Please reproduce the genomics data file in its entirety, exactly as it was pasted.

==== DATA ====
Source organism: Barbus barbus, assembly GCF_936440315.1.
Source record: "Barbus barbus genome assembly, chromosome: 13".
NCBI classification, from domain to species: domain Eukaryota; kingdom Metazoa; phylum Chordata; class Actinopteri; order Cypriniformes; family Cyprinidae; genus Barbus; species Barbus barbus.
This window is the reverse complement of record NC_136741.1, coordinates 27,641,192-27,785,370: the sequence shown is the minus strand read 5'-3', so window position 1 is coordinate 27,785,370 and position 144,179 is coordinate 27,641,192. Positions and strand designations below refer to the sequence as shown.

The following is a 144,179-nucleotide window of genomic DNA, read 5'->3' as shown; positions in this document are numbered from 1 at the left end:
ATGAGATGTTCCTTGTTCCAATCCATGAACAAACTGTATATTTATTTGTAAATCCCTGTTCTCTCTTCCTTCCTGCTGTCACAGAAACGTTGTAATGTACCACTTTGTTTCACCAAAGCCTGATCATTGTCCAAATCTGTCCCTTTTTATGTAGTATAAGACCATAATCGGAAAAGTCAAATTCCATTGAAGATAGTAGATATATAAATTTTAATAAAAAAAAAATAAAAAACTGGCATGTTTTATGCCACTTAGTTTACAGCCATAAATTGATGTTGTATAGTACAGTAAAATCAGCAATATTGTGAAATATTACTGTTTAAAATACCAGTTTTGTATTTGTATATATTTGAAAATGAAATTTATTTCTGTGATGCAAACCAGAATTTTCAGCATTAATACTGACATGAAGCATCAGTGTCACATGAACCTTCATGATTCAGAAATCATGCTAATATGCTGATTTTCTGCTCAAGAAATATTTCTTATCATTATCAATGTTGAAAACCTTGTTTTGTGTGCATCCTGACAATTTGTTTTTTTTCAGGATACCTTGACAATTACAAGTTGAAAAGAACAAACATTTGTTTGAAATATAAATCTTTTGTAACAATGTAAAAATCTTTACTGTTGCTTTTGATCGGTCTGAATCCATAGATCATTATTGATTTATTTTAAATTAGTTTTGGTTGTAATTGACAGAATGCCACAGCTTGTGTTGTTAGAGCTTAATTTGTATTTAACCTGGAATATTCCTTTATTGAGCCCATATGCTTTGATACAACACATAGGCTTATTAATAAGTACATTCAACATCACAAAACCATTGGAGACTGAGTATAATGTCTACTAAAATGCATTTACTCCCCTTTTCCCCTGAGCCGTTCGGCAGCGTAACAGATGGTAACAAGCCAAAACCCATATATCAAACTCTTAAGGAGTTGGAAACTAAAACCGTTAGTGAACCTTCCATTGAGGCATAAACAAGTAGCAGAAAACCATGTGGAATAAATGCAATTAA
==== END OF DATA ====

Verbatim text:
Source organism: Barbus barbus, assembly GCF_936440315.1.
Source record: "Barbus barbus genome assembly, chromosome: 13".
NCBI classification, from domain to species: domain Eukaryota; kingdom Metazoa; phylum Chordata; class Actinopteri; order Cypriniformes; family Cyprinidae; genus Barbus; species Barbus barbus.
This window is the reverse complement of record NC_136741.1, coordinates 27,641,192-27,785,370: the sequence shown is the minus strand read 5'-3', so window position 1 is coordinate 27,785,370 and position 144,179 is coordinate 27,641,192. Positions and strand designations below refer to the sequence as shown.

The following is a 144,179-nucleotide window of genomic DNA, read 5'->3' as shown; positions in this document are numbered from 1 at the left end:
ATGAGATGTTCCTTGTTCCAATCCATGAACAAACTGTATATTTATTTGTAAATCCCTGTTCTCTCTTCCTTCCTGCTGTCACAGAAACGTTGTAATGTACCACTTTGTTTCACCAAAGCCTGATCATTGTCCAAATCTGTCCCTTTTTATGTAGTATAAGACCATAATCGGAAAAGTCAAATTCCATTGAAGATAGTAGATATATAAATTTTAATAAAAAAAAAATAAAAAACTGGCATGTTTTATGCCACTTAGTTTACAGCCATAAATTGATGTTGTATAGTACAGTAAAATCAGCAATATTGTGAAATATTACTGTTTAAAATACCAGTTTTGTATTTGTATATATTTGAAAATGAAATTTATTTCTGTGATGCAAACCAGAATTTTCAGCATTAATACTGACATGAAGCATCAGTGTCACATGAACCTTCATGATTCAGAAATCATGCTAATATGCTGATTTTCTGCTCAAGAAATATTTCTTATCATTATCAATGTTGAAAACCTTGTTTTGTGTGCATCCTGACAATTTGTTTTTTTTCAGGATACCTTGACAATTACAAGTTGAAAAGAACAAACATTTGTTTGAAATATAAATCTTTTGTAACAATGTAAAAATCTTTACTGTTGCTTTTGATCGGTCTGAATCCATAGATCATTATTGATTTATTTTAAATTAGTTTTGGTTGTAATTGACAGAATGCCACAGCTTGTGTTGTTAGAGCTTAATTTGTATTTAACCTGGAATATTCCTTTATTGAGCCCATATGCTTTGATACAACACATAGGCTTATTAATAAGTACATTCAACATCACAAAACCATTGGAGACTGAGTATAATGTCTACTAAAATGCATTTACTCCCCTTTTCCCCTGAGCCGTTCGGCAGCGTAACAGATGGTAACAAGCCAAAACCCATATATCAAACTCTTAAGGAGTTGGAAACTAAAACCGTTAGTGAACCTTCCATTGAGGCATAAACAAGTAGCAGAAAACCATGTGGAATAAATGCAATTAA